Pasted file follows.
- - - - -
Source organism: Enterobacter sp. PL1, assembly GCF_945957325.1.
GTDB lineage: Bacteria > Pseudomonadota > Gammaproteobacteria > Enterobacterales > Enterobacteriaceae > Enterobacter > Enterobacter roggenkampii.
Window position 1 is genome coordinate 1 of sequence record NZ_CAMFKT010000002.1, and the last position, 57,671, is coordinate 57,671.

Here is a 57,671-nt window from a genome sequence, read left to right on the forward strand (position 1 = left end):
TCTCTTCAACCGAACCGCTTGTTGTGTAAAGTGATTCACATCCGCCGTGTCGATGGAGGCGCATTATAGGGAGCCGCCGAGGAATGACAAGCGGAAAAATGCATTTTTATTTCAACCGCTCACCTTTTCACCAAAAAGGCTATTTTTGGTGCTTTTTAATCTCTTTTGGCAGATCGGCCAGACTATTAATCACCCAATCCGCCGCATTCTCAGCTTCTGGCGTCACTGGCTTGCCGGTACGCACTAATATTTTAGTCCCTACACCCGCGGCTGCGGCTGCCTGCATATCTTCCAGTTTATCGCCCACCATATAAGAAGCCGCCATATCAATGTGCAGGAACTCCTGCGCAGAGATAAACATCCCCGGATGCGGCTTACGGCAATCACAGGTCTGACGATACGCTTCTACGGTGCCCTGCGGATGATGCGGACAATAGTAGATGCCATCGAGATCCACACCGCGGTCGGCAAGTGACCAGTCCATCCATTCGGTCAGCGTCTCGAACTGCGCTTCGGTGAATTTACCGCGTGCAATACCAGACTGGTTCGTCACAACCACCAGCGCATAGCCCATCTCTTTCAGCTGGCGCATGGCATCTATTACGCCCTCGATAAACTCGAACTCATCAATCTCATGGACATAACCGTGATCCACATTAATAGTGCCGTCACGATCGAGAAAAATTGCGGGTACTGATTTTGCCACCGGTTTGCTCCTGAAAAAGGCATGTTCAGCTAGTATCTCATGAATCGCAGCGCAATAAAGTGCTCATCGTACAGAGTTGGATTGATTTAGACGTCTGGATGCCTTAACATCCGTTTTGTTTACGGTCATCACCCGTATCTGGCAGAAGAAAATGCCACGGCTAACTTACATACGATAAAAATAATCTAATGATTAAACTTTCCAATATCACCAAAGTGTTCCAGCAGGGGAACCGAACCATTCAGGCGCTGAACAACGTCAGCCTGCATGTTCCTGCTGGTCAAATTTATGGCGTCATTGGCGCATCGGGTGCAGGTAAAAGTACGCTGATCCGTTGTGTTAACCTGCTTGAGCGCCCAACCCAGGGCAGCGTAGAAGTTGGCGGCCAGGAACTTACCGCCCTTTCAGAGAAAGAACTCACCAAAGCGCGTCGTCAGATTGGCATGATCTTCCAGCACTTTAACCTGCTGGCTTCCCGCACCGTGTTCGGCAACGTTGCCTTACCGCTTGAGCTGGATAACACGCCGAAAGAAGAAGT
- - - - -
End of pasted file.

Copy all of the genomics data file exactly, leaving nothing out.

Source organism: Enterobacter sp. PL1, assembly GCF_945957325.1.
GTDB lineage: Bacteria > Pseudomonadota > Gammaproteobacteria > Enterobacterales > Enterobacteriaceae > Enterobacter > Enterobacter roggenkampii.
Window position 1 is genome coordinate 1 of sequence record NZ_CAMFKT010000002.1, and the last position, 57,671, is coordinate 57,671.

Here is a 57,671-nt window from a genome sequence, read left to right on the forward strand (position 1 = left end):
TCTCTTCAACCGAACCGCTTGTTGTGTAAAGTGATTCACATCCGCCGTGTCGATGGAGGCGCATTATAGGGAGCCGCCGAGGAATGACAAGCGGAAAAATGCATTTTTATTTCAACCGCTCACCTTTTCACCAAAAAGGCTATTTTTGGTGCTTTTTAATCTCTTTTGGCAGATCGGCCAGACTATTAATCACCCAATCCGCCGCATTCTCAGCTTCTGGCGTCACTGGCTTGCCGGTACGCACTAATATTTTAGTCCCTACACCCGCGGCTGCGGCTGCCTGCATATCTTCCAGTTTATCGCCCACCATATAAGAAGCCGCCATATCAATGTGCAGGAACTCCTGCGCAGAGATAAACATCCCCGGATGCGGCTTACGGCAATCACAGGTCTGACGATACGCTTCTACGGTGCCCTGCGGATGATGCGGACAATAGTAGATGCCATCGAGATCCACACCGCGGTCGGCAAGTGACCAGTCCATCCATTCGGTCAGCGTCTCGAACTGCGCTTCGGTGAATTTACCGCGTGCAATACCAGACTGGTTCGTCACAACCACCAGCGCATAGCCCATCTCTTTCAGCTGGCGCATGGCATCTATTACGCCCTCGATAAACTCGAACTCATCAATCTCATGGACATAACCGTGATCCACATTAATAGTGCCGTCACGATCGAGAAAAATTGCGGGTACTGATTTTGCCACCGGTTTGCTCCTGAAAAAGGCATGTTCAGCTAGTATCTCATGAATCGCAGCGCAATAAAGTGCTCATCGTACAGAGTTGGATTGATTTAGACGTCTGGATGCCTTAACATCCGTTTTGTTTACGGTCATCACCCGTATCTGGCAGAAGAAAATGCCACGGCTAACTTACATACGATAAAAATAATCTAATGATTAAACTTTCCAATATCACCAAAGTGTTCCAGCAGGGGAACCGAACCATTCAGGCGCTGAACAACGTCAGCCTGCATGTTCCTGCTGGTCAAATTTATGGCGTCATTGGCGCATCGGGTGCAGGTAAAAGTACGCTGATCCGTTGTGTTAACCTGCTTGAGCGCCCAACCCAGGGCAGCGTAGAAGTTGGCGGCCAGGAACTTACCGCCCTTTCAGAGAAAGAACTCACCAAAGCGCGTCGTCAGATTGGCATGATCTTCCAGCACTTTAACCTGCTGGCTTCCCGCACCGTGTTCGGCAACGTTGCCTTACCGCTTGAGCTGGATAACACGCCGAAAGAAGAAGT